LANSING, Mich. (WLNS)– The ‘Heroes Act’ is the largest stimulus relief package in U.S. history, and tomorrow the U.S. House of Representatives will get their chance to vote on it.
The $3 trillion dollar package will put money towards testing, funding local and state governments, hazard pay, more stimulus checks, and much more.
Democratic Congresswoman, Elissa Slotkin, of the 8th District, says she’s undecided and still reading through the bill.
“There’s lots of stuff in the heroes act, ” said Slotkin, “but there’s also a lot that I question in this bill.”
Representative Slotkin says some of the provisions in the bill include making sure items in the national stockpile are not expired and that there is clear communication between the state and federal levels, of what’s needed from the stockpile.
“We only got a fraction of what we were expecting, but when we got it, many of the items were expired, they were things that were held over from the swine flu, from the last time the stockpile got reinvigorated,” said Slotkin.
Congressman Tim Walberg, of the 7th District, called the bill a “partisan wish list.”
Tomorrow, the House is scheduled to vote on Speaker Pelosi’s 1,800-page spending bill with a $3 trillion price tag. Up to this point, the House-passed Coronavirus response legislation has been overwhelmingly bipartisan in nature. This latest bill is not—far from it.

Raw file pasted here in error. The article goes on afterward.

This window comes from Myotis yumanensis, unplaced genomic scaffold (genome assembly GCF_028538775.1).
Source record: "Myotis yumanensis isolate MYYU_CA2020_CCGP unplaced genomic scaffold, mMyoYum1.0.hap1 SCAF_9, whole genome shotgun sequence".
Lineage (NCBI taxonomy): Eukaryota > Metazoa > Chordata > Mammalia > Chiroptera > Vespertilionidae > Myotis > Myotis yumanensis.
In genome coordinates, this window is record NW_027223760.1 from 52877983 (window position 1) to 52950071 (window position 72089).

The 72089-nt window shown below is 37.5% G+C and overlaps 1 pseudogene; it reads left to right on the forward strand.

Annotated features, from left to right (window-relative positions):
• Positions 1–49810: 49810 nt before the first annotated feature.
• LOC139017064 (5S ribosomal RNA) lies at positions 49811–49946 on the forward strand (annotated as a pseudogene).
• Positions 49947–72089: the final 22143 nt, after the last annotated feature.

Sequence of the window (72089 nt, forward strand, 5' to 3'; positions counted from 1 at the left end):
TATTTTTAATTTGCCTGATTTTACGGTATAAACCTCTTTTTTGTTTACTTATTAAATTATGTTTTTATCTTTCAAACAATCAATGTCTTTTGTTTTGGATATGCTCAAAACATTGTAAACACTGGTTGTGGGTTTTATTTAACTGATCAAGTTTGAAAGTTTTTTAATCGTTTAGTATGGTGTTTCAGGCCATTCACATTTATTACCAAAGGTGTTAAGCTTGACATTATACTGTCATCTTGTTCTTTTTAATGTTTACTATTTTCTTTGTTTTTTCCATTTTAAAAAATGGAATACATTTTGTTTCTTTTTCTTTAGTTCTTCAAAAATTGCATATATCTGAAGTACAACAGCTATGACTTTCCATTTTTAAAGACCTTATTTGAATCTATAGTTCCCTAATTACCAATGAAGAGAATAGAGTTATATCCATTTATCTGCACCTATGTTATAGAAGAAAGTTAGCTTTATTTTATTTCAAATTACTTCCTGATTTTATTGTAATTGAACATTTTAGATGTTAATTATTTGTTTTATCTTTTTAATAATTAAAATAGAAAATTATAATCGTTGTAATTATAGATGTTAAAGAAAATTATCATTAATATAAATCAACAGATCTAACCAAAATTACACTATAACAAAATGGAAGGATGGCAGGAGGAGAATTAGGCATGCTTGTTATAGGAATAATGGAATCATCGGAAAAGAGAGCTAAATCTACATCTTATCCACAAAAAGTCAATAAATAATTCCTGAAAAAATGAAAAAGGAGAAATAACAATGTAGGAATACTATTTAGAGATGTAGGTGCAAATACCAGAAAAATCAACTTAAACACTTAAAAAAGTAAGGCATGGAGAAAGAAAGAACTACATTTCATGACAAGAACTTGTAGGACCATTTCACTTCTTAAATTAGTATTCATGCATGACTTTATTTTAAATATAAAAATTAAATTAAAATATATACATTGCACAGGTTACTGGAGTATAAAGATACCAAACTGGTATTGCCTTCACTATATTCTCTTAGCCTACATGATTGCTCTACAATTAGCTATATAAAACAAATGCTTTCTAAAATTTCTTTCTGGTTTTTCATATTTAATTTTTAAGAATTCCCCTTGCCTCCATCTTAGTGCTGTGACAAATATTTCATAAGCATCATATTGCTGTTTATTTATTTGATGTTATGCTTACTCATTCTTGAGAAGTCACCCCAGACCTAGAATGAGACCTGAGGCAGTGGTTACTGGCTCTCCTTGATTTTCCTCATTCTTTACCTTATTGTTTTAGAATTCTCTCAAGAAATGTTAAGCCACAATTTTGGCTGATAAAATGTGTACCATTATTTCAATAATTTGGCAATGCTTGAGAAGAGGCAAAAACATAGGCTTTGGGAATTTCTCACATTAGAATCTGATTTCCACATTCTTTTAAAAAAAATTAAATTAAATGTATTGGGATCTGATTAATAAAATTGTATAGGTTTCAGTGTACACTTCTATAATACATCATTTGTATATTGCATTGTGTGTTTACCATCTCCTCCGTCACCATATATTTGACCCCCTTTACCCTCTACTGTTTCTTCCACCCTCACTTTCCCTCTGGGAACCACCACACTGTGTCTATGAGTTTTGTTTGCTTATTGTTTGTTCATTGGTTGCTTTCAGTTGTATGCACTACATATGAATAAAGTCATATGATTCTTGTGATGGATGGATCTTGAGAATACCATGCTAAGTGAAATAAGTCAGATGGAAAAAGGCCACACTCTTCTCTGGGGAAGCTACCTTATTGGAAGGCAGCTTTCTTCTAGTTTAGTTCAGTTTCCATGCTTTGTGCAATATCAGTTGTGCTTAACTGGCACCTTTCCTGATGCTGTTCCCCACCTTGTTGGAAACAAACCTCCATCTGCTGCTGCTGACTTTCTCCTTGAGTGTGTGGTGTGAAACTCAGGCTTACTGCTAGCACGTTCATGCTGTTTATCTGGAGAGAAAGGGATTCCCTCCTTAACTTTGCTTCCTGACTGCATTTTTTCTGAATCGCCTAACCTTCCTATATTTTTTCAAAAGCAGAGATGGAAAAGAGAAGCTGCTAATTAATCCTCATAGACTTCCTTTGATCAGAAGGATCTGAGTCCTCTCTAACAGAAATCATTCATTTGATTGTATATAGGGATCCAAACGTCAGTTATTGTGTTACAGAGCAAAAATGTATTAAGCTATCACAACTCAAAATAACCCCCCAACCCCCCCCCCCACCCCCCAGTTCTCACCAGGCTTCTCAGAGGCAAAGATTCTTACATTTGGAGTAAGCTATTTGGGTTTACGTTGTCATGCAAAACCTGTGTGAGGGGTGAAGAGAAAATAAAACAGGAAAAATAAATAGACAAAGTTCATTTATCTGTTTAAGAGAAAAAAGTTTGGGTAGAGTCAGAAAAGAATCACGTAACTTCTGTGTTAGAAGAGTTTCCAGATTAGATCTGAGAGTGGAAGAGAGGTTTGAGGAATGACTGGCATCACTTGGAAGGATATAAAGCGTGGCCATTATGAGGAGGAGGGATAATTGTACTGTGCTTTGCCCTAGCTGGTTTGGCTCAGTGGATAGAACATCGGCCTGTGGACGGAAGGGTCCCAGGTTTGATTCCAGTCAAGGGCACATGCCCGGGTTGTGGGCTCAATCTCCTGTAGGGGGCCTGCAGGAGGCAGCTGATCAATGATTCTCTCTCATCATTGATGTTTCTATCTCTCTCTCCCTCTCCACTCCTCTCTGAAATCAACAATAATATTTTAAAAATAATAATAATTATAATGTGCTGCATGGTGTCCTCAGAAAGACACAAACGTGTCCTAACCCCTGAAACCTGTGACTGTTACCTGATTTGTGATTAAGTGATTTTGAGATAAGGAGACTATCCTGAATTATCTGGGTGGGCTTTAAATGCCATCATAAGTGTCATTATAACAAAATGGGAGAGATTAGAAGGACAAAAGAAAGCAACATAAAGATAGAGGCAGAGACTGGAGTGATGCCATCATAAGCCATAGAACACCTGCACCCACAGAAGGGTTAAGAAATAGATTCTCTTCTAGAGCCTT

It was crafted by Democratic leadership behind closed doors with no input from Republicans. It includes a laundry list of long-standing liberal policies that are unrelated to the COVID-19 challenges facing our communities. And it has zero chance of passing the Senate or getting signed into law by the President. In addition, before authorizing further spending, we should first make sure all the CARES Act resources are fully distributed so we can gauge the impact of previous response bills.
What’s in this partisan wish list? A federal takeover of state elections, provisions that incentivize illegal immigration, and tax breaks for the wealthy with million-dollar homes, just to name a few. Here’s the bottom line: Speaker Pelosi’s bill is a political messaging exercise at a time we can least afford it.
I am heading back to DC to vote NO and urge a different path forward. As policymakers, we should be focused on bipartisan, targeted COVID-19 relief instead of trying to exploit a pandemic for partisan gain.Rep. Tim Walberg Facebook page
There are doubts that the bill will pass through the Republican led Senate, but if it does land in President Trump’s hands….”As they say, DOA, right? DOA, dead on arrival,” said President Trump.
Slotkin says she recognizes that this multi-trillion dollar package is not bipartisan, but hopes Democrats and Republicans can come to an agreement.
“What our constituents want from us is a recognition that we’re in the middle of a crisis, and in a crisis, we should have bipartisan cooperation.” said Slotkin, “there’s no problem with negotiations, negotiations are always going to be intense, but they expect from us, bipartisan work.”